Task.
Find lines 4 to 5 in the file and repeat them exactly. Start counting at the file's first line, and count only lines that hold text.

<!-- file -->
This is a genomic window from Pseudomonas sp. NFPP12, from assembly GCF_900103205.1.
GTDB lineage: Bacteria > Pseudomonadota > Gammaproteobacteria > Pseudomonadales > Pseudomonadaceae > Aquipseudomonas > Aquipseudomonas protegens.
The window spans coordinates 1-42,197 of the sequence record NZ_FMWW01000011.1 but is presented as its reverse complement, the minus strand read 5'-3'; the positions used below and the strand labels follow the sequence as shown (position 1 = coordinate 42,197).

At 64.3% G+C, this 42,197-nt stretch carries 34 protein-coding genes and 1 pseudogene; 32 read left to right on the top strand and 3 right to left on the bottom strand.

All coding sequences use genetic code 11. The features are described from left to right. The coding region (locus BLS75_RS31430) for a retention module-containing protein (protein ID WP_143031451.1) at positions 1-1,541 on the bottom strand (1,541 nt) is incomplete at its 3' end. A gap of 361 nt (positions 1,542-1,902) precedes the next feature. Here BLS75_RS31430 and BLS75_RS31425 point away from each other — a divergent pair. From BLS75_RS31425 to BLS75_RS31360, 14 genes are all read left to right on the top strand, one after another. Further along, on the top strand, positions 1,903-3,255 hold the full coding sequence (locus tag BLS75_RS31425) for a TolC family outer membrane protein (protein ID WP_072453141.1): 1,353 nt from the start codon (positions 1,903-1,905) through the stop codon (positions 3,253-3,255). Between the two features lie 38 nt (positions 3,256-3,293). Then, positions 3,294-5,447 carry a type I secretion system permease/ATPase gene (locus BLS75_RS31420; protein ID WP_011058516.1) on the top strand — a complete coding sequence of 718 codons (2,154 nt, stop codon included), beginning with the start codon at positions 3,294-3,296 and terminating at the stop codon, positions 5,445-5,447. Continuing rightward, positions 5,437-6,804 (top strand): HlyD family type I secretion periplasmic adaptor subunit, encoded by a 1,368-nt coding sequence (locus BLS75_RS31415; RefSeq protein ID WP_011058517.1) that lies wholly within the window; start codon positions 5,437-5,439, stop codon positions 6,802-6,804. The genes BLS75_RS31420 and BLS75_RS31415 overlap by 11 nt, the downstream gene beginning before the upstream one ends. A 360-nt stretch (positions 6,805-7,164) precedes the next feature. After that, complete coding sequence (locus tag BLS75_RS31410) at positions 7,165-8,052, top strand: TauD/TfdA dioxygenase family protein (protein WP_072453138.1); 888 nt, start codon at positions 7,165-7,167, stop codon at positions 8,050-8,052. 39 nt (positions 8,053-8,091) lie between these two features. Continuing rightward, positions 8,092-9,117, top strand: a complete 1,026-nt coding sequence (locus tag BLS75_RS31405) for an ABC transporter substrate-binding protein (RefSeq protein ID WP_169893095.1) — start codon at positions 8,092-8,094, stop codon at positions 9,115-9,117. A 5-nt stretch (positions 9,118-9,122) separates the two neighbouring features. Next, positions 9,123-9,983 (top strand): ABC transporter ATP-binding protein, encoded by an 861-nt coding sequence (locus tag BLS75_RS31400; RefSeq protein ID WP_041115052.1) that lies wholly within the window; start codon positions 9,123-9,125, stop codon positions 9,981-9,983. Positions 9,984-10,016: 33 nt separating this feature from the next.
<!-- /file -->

At 64.3% G+C, this 42,197-nt stretch carries 34 protein-coding genes and 1 pseudogene; 32 read left to right on the top strand and 3 right to left on the bottom strand.

All coding sequences use genetic code 11. The features are described from left to right. The coding region (locus BLS75_RS31430) for a retention module-containing protein (protein ID WP_143031451.1) at positions 1-1,541 on the bottom strand (1,541 nt) is incomplete at its 3' end. A gap of 361 nt (positions 1,542-1,902) precedes the next feature. Here BLS75_RS31430 and BLS75_RS31425 point away from each other — a divergent pair. From BLS75_RS31425 to BLS75_RS31360, 14 genes are all read left to right on the top strand, one after another. Further along, on the top strand, positions 1,903-3,255 hold the full coding sequence (locus tag BLS75_RS31425) for a TolC family outer membrane protein (protein ID WP_072453141.1): 1,353 nt from the start codon (positions 1,903-1,905) through the stop codon (positions 3,253-3,255). Between the two features lie 38 nt (positions 3,256-3,293). Then, positions 3,294-5,447 carry a type I secretion system permease/ATPase gene (locus BLS75_RS31420; protein ID WP_011058516.1) on the top strand — a complete coding sequence of 718 codons (2,154 nt, stop codon included), beginning with the start codon at positions 3,294-3,296 and terminating at the stop codon, positions 5,445-5,447. Continuing rightward, positions 5,437-6,804 (top strand): HlyD family type I secretion periplasmic adaptor subunit, encoded by a 1,368-nt coding sequence (locus BLS75_RS31415; RefSeq protein ID WP_011058517.1) that lies wholly within the window; start codon positions 5,437-5,439, stop codon positions 6,802-6,804. The genes BLS75_RS31420 and BLS75_RS31415 overlap by 11 nt, the downstream gene beginning before the upstream one ends. A 360-nt stretch (positions 6,805-7,164) precedes the next feature. After that, complete coding sequence (locus tag BLS75_RS31410) at positions 7,165-8,052, top strand: TauD/TfdA dioxygenase family protein (protein WP_072453138.1); 888 nt, start codon at positions 7,165-7,167, stop codon at positions 8,050-8,052. 39 nt (positions 8,053-8,091) lie between these two features. Continuing rightward, positions 8,092-9,117, top strand: a complete 1,026-nt coding sequence (locus tag BLS75_RS31405) for an ABC transporter substrate-binding protein (RefSeq protein ID WP_169893095.1) — start codon at positions 8,092-8,094, stop codon at positions 9,115-9,117. A 5-nt stretch (positions 9,118-9,122) separates the two neighbouring features. Next, positions 9,123-9,983 (top strand): ABC transporter ATP-binding protein, encoded by an 861-nt coding sequence (locus tag BLS75_RS31400; RefSeq protein ID WP_041115052.1) that lies wholly within the window; start codon positions 9,123-9,125, stop codon positions 9,981-9,983. Positions 9,984-10,016: 33 nt separating this feature from the next.